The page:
Turkey economy: Coup attempt and its aftermath accentuate economic risks

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  • In the four days of trading since the failed military coup the Turkish lira has weakened significantly and share prices have tumbled. 
  • The Central Bank of Turkey and the Treasury have been in the front line to reassure investors that the government’s uncompromising response will not affect the economy.
  • Perceptions of instability in Turkey will further discourage travel to the country, exacerbating the crisis in the tourism sector, and will delay or deter domestic and foreign fixed and financial investment.
  • The context of loose global liquidity conditions provides some breathing space to allow Turkey to continue to meet its substantial external financing needs while the authorities restore stability and confidence.
  • However, the extent of the purge of the state institutions to root out those suspected of supporting the coup attempt raises concerns that the mood could spread into the economic policymaking sphere, a move that could inflict irreparable damage on institutional capacity. 
  • Some 1,500 officials of the Ministry of Finance have been dismissed, but the Central Bank and the Undersecretariat of Treasury have as yet been unaffected. If this were to change, investor nervousness could rapidly escalate into a wholesale sell-off of Turkish assets.

In the days following the failed military coup of July 15th day-to-day economic activity appeared to return to normal quite quickly. There have been no queues at banks, utilities and public transport have continued to function, shops re-opened as soon as the violence ended, refuse was collected and airports gradually resumed normal services. However, the unexpected coup attempt and the extent of the government’s response, which includes a declaration of a three-month state of emergency, have increased uncertainty about the political and economic outlook for Turkey at a time of already heightened instability. As a result, financial market nervousness has risen—although, given the gravity of events, not by as much as might have been expected. The lira, which was trading at about TL2.88:US$1 before the attempted coup, stood at TL3.08:US$1 on July 21st. In the four days of trading between July 18th and July 21st share prices on the Borsa Istanbul fell by 9.6%, reversing all of the gains accumulated in a rally that had begun in mid-June. Meanwhile, the yield on the benchmark two-year government bond backed up by about 100 basis points, to 9.6%.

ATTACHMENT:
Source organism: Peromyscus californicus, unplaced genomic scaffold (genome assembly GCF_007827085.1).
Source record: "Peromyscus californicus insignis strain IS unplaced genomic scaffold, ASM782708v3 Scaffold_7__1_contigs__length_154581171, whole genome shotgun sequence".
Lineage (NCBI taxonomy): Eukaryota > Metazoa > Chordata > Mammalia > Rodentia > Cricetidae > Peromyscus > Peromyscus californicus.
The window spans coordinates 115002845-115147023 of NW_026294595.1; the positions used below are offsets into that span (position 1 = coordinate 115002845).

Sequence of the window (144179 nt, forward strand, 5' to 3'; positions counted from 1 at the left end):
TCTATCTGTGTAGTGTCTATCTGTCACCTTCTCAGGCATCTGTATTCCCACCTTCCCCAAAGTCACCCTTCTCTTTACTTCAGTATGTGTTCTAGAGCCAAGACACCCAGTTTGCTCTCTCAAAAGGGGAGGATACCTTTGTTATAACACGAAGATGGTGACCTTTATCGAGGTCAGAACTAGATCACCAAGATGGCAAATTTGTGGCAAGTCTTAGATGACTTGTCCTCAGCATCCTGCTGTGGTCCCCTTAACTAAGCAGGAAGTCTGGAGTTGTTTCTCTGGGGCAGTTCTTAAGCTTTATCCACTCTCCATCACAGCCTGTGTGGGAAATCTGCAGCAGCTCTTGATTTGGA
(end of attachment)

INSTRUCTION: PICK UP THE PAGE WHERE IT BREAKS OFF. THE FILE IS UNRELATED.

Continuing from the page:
Increased risk to the economy

The nervous reaction of the financial markets signals that the failed coup attempt and its aftermath might affect the economy more in the months ahead than is immediately apparent. On July 18th, when trading resumed after the coup, Turkish Airlines shares fell by 12.5%. Istanbul’s main airport, which was closed as a result of the failed coup but has since reopened, has now been brought to a standstill twice in a matter of weeks. Before the coup attempt the numbers of foreign visitors to Turkey had already plummeted, hit severely this year by Russian sanctions (although these are now being lifted) and the effect of repeated terrorist incidents. The attempted coup could cause the fall in tourist arrivals to deepen, dampening economic growth and pushing up unemployment. The tourism sector’s direct contribution to the economy amounts to 4.5-5% of GDP (about 12% including the indirect impact) and accounts for about 2.5% of employment (about 8% in total).

Turkey’s investment risk profile has suffered too. The economy depends heavily on continued inflows of foreign capital to finance its perennially large current-account deficit, currently running at about 4.5% of GDP, and to service a foreign debt stock—mainly owed by the private sector—which rose to US$411.5bn, or about 58% of GDP, at the end of the first quarter of 2016. Short-term external debt was about US$100bn in the same period.

Central Bank and Treasury seek to reassure investors